There are several things that can cause hip and groin pregnancy pain depending on where the pain is therefore it is essential that you get a proper diagnosis before progressing with any exercises or stretches to help. A more serious causes of pain in this area is a DVT or deep vein thrombosis which is a type of blood clot. Some other things that can cause pain in this area are the round ligament, osteitis pubis, pubic symphysis irritation or inflammation and referral from the lower back.
In the clinic we mostly see people with pain relating to an imbalance of muscles around the pelvis and low back. Due to being right or left dominant in stance and exercises we tend to be a bit stronger on one side. As the relaxin hormone kicks in these muscles have to support your pregnant body more and more. If some muscles are stronger than others they start to play a game of tug of war which can cause pain in many different areas. We get people in who have already been diagnosed with things such as symphysis pubis, osteitis pubis, lower back disc irritation and round ligament pain just to name a few. Most people we see have more general aches and pains through the glutes, hips and groin and have not yet had a musculoskeletal diagnosis. We find either way, it comes back to this imbalance of muscles so our assessment, treatment and prescribed exercises will revolve around loosening off the tight muscles and strengthening the weak muscles. If there is inflammation we might use taping to help support to give the area a chance to heal. Taping is very safe during pregnancy unlike many anti-inflammatory medications.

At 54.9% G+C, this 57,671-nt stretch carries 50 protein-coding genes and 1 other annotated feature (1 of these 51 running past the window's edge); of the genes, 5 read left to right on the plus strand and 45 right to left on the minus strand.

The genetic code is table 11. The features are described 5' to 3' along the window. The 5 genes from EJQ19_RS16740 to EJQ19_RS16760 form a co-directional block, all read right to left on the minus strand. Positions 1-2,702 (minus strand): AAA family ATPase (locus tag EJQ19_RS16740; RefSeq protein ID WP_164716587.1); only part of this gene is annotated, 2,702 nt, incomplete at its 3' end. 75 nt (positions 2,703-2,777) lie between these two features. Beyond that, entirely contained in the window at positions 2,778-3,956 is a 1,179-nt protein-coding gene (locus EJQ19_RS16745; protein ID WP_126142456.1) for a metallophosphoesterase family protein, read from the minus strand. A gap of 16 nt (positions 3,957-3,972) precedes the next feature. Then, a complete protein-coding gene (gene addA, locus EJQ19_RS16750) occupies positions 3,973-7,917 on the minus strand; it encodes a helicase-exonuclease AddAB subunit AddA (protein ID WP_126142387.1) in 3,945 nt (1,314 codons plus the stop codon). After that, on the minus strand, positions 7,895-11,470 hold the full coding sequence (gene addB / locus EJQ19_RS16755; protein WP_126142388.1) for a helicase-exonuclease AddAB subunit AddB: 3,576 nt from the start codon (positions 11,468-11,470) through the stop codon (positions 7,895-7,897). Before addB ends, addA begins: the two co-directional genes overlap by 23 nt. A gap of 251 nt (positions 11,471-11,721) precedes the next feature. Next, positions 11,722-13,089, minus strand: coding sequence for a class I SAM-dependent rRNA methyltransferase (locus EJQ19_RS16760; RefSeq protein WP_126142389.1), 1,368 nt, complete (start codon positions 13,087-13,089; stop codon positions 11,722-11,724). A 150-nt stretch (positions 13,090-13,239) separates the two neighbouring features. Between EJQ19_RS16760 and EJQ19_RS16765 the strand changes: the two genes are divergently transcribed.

One of the most common exercises I give to pregnant women is to strengthen their glutes and hamstrings. If you are still comfortable lying on your back try the first exercise, otherwise try the side lying exercise.
Pelvic Curl with Thera-band
Tie the band firmly around your thighs and lie on your back.
Place your knees and feet approximately hip width apart. Make sure your knee heights are the same before continuing, we want everything in alignment.
Next imagine dots on your shirt and pants where your spinal segments are. What colour are your dots?!
Press with 50% effort out into the band and peel one dot at a time away from the floor starting at the bottom and working you way up to your shoulders. This should take about a 5 seconds and is nice to do on a breath out.
Take a breath in at the top to prepare.
Breathe out to slowly return the dots back down to the mat, this time starting at your shoulders and working down towards your bottom, try not to skip the lower back and maintain the pressure out into the band if you can.
Repeat 5 repetitions the first time you do it and see how you feel the following day. Slowly add an extra repetition each day until you are doing 20 a day.
Sidelying leg kick with Thera-band
Tie the band around your thighs just above your knee and lie on your side supporting yourself with pillows particularly for the head and your belly.
Lift your leg to hip height then keeping your body steady, squeeze your glute muscles to take the leg behind you about 5-10 cms depending on your flexibility.